When I said “Generational Training,” I was not referring to young people being defective, as you inferred from my piece. I was referring to actual instruction, which you have obviously been receiving at the hands of the very people who wish to see you enslaved. The fact that you can veil all of your arguments into a guilt ridden projection of our countries past faults to justify more spending of money not your own is what I was referring to when I said “Generational Training.” Those types of thought patterns don’t happen automatically unless you have been so instructed.
As far as GWB goes, you won’t find me defending his over spending or any other republican for that matter. I’m no big fan of government spending no matter which side of the aisle it comes from or who argues for it. I find it funny that some people can criticize Bush for spending too much but praise Obama for spending ten times more. I don’t like either group spending our money and neither should you.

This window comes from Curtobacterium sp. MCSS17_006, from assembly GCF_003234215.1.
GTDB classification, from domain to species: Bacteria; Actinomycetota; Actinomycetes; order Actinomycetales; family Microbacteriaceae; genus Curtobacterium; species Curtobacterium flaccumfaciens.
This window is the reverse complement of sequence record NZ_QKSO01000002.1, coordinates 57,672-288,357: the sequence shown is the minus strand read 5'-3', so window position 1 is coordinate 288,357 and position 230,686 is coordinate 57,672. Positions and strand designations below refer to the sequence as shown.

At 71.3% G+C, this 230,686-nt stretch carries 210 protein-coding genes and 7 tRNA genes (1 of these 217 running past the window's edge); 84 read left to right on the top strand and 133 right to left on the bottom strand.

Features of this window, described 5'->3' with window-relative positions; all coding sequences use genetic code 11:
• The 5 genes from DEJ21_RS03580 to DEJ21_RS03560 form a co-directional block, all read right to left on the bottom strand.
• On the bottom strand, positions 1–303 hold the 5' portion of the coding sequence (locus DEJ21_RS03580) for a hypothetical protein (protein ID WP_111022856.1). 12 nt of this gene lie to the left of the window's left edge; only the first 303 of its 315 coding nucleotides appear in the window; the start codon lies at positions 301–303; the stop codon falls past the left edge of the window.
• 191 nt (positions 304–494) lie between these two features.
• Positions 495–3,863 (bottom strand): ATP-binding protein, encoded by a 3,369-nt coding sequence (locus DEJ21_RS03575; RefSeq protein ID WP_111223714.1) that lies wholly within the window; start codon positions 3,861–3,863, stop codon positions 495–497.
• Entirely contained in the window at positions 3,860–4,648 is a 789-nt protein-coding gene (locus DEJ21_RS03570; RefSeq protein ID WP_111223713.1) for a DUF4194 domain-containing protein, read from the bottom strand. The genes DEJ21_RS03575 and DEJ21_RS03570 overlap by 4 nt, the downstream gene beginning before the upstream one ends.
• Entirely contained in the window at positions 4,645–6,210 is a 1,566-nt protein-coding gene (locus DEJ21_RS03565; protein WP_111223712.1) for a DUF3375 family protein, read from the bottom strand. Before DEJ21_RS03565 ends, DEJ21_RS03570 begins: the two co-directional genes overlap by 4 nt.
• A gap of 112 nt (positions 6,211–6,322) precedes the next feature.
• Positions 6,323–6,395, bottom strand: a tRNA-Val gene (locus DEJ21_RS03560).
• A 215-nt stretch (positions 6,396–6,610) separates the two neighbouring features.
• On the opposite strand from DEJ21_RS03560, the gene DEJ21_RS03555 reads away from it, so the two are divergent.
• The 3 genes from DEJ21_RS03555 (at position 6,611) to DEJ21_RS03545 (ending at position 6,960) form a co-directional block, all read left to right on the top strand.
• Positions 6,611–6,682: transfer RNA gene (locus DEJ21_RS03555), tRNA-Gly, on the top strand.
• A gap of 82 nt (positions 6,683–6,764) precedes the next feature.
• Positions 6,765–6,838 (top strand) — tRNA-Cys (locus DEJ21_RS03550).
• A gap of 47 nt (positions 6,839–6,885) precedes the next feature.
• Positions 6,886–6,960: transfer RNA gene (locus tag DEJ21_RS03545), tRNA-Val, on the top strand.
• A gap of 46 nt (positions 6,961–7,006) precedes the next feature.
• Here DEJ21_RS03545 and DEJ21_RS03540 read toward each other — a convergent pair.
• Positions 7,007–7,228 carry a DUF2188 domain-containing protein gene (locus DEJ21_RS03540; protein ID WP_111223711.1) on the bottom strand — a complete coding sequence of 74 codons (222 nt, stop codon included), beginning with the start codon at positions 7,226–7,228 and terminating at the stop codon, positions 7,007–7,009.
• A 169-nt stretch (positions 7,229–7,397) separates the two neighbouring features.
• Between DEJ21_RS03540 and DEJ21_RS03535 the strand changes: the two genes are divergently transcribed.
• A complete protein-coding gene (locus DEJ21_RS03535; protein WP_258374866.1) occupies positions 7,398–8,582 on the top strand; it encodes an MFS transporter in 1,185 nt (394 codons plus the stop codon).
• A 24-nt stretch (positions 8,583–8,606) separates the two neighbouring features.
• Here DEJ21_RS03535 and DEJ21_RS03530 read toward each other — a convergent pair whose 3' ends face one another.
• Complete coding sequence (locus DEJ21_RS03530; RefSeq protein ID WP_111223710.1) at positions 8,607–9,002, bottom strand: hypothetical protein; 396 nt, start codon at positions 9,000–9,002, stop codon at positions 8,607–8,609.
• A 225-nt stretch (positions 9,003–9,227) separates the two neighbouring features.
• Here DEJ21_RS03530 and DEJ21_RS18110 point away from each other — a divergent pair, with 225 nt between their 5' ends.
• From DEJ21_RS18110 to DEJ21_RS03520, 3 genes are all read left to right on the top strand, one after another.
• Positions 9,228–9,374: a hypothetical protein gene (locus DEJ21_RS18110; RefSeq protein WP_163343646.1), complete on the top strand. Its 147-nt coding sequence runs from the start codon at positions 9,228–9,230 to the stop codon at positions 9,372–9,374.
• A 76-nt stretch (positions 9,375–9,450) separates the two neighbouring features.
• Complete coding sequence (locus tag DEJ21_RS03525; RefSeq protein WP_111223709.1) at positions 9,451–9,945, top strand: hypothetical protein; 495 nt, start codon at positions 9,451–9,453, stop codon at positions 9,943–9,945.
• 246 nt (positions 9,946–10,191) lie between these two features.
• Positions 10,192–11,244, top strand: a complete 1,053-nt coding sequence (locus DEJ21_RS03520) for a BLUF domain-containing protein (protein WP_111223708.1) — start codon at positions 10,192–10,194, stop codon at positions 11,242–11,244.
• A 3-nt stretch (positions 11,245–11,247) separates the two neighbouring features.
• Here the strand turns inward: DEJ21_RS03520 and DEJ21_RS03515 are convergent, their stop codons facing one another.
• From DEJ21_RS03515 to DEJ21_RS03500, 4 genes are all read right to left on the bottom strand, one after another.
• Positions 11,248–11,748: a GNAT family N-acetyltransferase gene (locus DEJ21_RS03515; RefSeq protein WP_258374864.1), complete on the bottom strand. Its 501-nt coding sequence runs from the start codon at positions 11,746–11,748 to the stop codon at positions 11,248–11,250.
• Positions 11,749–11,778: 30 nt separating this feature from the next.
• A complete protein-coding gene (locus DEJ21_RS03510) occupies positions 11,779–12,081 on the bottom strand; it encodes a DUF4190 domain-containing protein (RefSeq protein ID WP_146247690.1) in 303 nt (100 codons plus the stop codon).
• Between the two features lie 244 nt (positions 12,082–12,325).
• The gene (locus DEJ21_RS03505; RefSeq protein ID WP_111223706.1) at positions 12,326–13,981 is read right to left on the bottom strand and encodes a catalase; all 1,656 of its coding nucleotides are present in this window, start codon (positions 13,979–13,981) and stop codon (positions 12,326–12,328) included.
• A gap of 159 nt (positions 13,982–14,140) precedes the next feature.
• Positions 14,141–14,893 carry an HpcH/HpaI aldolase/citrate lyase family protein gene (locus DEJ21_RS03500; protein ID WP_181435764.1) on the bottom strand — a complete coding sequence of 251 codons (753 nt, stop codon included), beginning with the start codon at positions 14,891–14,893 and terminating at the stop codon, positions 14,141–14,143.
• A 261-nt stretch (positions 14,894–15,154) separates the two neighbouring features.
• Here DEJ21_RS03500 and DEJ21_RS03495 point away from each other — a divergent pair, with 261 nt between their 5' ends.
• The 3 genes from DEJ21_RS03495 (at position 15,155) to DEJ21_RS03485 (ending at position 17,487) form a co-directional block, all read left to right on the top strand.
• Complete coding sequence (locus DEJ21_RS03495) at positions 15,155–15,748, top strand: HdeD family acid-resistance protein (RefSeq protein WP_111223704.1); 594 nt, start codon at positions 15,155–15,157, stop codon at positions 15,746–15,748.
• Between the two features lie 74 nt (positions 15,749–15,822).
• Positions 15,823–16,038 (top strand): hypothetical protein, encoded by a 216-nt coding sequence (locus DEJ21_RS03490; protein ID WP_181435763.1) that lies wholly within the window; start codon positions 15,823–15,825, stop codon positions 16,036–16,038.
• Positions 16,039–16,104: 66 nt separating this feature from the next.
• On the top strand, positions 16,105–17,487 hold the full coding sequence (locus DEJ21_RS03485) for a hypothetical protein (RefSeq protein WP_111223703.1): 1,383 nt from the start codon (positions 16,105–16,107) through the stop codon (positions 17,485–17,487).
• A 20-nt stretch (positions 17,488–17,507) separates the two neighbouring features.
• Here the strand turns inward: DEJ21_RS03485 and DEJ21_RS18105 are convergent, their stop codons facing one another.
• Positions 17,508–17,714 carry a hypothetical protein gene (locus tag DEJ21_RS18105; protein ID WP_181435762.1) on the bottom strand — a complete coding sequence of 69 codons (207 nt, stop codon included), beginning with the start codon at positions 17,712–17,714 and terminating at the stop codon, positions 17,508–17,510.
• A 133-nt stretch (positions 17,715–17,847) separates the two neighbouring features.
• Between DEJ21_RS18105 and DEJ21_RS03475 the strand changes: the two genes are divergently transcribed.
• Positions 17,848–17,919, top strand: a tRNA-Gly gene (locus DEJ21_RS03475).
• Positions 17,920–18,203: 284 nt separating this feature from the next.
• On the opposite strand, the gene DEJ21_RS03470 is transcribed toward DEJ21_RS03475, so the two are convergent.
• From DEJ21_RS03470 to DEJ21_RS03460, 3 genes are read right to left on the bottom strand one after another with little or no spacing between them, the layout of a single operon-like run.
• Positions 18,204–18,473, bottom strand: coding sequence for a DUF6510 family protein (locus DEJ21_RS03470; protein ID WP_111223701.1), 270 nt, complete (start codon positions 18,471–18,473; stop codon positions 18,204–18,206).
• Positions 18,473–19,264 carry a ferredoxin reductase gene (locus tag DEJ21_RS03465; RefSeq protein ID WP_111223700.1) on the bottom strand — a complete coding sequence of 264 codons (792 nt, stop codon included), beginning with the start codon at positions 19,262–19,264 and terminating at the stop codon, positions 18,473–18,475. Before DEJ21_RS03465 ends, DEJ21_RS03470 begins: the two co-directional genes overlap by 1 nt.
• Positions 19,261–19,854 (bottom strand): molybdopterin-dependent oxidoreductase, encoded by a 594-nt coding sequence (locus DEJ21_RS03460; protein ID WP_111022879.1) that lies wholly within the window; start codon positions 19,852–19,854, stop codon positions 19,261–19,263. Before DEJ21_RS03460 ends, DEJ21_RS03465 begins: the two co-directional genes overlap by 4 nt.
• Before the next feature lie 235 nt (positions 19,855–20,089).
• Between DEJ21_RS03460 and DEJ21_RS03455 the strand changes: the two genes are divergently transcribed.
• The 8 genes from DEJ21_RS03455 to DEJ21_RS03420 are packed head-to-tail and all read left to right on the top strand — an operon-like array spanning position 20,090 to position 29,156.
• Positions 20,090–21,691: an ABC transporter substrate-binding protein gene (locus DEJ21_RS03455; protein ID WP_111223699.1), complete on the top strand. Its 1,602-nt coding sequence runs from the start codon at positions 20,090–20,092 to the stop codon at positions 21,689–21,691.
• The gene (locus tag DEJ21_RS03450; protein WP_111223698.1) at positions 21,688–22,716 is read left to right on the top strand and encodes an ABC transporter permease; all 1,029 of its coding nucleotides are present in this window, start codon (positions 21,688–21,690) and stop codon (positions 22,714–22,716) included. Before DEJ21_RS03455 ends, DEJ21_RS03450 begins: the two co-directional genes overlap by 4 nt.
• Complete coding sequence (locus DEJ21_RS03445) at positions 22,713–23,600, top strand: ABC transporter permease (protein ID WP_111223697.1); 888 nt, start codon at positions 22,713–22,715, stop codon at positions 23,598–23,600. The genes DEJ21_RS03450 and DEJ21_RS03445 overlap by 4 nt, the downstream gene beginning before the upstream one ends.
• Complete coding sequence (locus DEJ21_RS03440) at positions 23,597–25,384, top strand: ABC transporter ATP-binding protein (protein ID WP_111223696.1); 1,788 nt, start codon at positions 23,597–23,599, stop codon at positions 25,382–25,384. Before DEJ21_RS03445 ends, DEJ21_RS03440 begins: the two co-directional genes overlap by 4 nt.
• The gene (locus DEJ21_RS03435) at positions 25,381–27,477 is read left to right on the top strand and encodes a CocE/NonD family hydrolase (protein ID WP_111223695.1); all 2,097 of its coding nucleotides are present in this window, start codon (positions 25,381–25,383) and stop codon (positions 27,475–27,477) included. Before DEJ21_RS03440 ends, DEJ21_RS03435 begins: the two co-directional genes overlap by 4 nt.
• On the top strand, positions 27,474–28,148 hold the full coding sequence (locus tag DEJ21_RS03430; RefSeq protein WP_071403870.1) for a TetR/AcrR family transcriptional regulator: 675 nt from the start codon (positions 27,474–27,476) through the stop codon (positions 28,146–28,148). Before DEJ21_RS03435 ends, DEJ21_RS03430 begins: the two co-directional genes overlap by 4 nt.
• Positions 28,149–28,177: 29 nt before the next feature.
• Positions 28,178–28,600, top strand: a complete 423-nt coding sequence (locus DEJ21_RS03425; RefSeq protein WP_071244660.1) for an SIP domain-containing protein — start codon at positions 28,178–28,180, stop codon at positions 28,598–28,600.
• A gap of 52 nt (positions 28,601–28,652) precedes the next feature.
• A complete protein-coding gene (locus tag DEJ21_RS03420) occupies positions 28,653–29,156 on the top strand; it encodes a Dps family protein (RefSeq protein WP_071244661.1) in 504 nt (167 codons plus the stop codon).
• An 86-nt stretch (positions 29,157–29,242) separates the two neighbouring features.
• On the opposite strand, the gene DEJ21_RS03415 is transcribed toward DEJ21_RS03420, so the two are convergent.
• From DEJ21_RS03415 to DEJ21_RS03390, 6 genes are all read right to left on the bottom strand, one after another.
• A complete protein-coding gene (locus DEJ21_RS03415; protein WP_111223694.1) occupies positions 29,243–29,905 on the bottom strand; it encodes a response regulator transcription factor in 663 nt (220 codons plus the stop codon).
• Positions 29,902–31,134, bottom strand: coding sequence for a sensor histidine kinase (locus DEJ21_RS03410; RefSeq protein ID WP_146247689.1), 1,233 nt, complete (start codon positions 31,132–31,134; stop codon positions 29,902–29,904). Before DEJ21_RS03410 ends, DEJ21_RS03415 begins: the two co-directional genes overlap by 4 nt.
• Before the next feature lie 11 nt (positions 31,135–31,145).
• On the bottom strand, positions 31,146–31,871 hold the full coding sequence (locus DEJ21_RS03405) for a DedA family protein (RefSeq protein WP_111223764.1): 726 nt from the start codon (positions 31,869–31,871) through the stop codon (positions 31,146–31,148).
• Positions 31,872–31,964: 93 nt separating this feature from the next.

In closing, Kristen, you did a very good job of laying out the leftist talking points and guilt trips. The 16th through19th centuries were harsh times in the entire world. I’d doubt very seriously that women or blacks or any minorities were treated with the respect they receive today. But you fail to mention the fact that it was in America where those rights first began to emerge. It was Americans who abolished slavery. It was in America that women got the right to vote. It was in America where blacks got the right to vote as well. Why must we be forced to pay the price for something you and I had no part in? I don’t recall ever having owned a slave or preventing anyone a vote. Those arguments are old and tired. Can’t we just get past them to truly address the real problems of the country?
The idea of individual liberty is at the core of America and it is individual liberty that is under attack. It must always be fought for because there will always be someone wishing to take it from you, even under the guise of Social Justice or some other re-branding. Call it what you will, it is still slavery trying to raise its ugly head, and it is still wrong.